(…continued) The end of the story is what counts most, says Ecclesiastes, and the Bible is big on happy endings. The Bible is realistic about the suffering in the middle of the story, but teaches us to view the suffering in light of the end. Sometimes, as in the book of Romans, that whole process is described theologically. Many other times, as in the story of Elijah and the grieving mother, the process is described by telling stories. All of these stories are brief in the reading, but long in the living. Think of the lame man at Bethesda. He had been praying for help for 38 years before Jesus came and healed him. It is a wonderful story to read of a miraculous healing and a happy ending. But that man waited in the ‘middle of the story’ for 38 years.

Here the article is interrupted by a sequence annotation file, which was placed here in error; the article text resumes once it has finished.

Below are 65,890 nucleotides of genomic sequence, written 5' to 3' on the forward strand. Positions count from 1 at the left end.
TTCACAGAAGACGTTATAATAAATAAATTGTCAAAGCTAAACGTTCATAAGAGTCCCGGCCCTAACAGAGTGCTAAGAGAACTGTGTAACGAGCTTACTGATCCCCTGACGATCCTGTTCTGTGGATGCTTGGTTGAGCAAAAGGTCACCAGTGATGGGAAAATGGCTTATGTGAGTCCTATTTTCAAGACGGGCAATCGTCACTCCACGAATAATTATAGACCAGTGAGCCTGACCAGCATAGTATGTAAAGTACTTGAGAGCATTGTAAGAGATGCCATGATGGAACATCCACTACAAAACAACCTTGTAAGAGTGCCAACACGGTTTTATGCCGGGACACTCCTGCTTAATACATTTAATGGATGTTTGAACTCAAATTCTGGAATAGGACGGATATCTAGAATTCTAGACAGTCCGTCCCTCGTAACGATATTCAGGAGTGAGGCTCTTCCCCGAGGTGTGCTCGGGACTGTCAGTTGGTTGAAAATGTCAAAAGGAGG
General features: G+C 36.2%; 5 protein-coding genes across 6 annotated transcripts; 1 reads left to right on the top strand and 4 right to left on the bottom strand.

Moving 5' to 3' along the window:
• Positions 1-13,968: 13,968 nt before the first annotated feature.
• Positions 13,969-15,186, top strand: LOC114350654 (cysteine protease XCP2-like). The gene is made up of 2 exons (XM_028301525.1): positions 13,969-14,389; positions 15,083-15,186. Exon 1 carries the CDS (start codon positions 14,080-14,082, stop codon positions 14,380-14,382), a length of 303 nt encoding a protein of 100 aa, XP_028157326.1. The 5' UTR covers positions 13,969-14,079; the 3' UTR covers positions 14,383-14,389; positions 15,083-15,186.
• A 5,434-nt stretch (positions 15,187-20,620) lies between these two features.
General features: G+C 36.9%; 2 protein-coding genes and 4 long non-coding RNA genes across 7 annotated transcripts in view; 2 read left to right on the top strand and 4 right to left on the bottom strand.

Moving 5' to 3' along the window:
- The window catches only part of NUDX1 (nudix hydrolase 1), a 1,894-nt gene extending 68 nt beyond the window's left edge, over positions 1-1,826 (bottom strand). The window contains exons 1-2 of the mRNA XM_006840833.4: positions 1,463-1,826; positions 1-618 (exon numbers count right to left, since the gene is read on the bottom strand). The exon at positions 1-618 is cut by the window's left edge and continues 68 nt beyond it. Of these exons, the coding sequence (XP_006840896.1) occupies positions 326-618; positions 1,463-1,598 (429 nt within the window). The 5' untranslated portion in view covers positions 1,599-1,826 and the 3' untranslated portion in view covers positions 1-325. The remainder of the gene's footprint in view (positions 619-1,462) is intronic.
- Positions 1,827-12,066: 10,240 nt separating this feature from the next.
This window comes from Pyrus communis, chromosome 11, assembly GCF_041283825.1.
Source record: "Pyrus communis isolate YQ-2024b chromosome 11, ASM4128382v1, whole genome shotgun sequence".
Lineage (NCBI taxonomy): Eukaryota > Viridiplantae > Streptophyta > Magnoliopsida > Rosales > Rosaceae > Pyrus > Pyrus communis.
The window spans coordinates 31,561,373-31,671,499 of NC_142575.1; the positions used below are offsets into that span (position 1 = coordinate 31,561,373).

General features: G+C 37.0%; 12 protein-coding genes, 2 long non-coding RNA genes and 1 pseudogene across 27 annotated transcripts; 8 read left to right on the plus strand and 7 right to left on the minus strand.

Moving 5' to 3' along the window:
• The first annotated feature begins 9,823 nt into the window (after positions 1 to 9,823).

Are you in the middle of any trouble or sadness right now? Satan wants you to believe that you will be stuck there, and that the middle of the story will last forever. Sometimes it may seem that way; as we say, “some things never change.” But the Bible keeps opening our eyes to a larger perspective, a perspective that sees even beyond death. It does so with stories like the lame man at Bethesda, Elijah raising the widow’s son from the dead, and many more. The stories teach us that even though life is sad and messy in the middle, the end of the story can, by faith, change everything.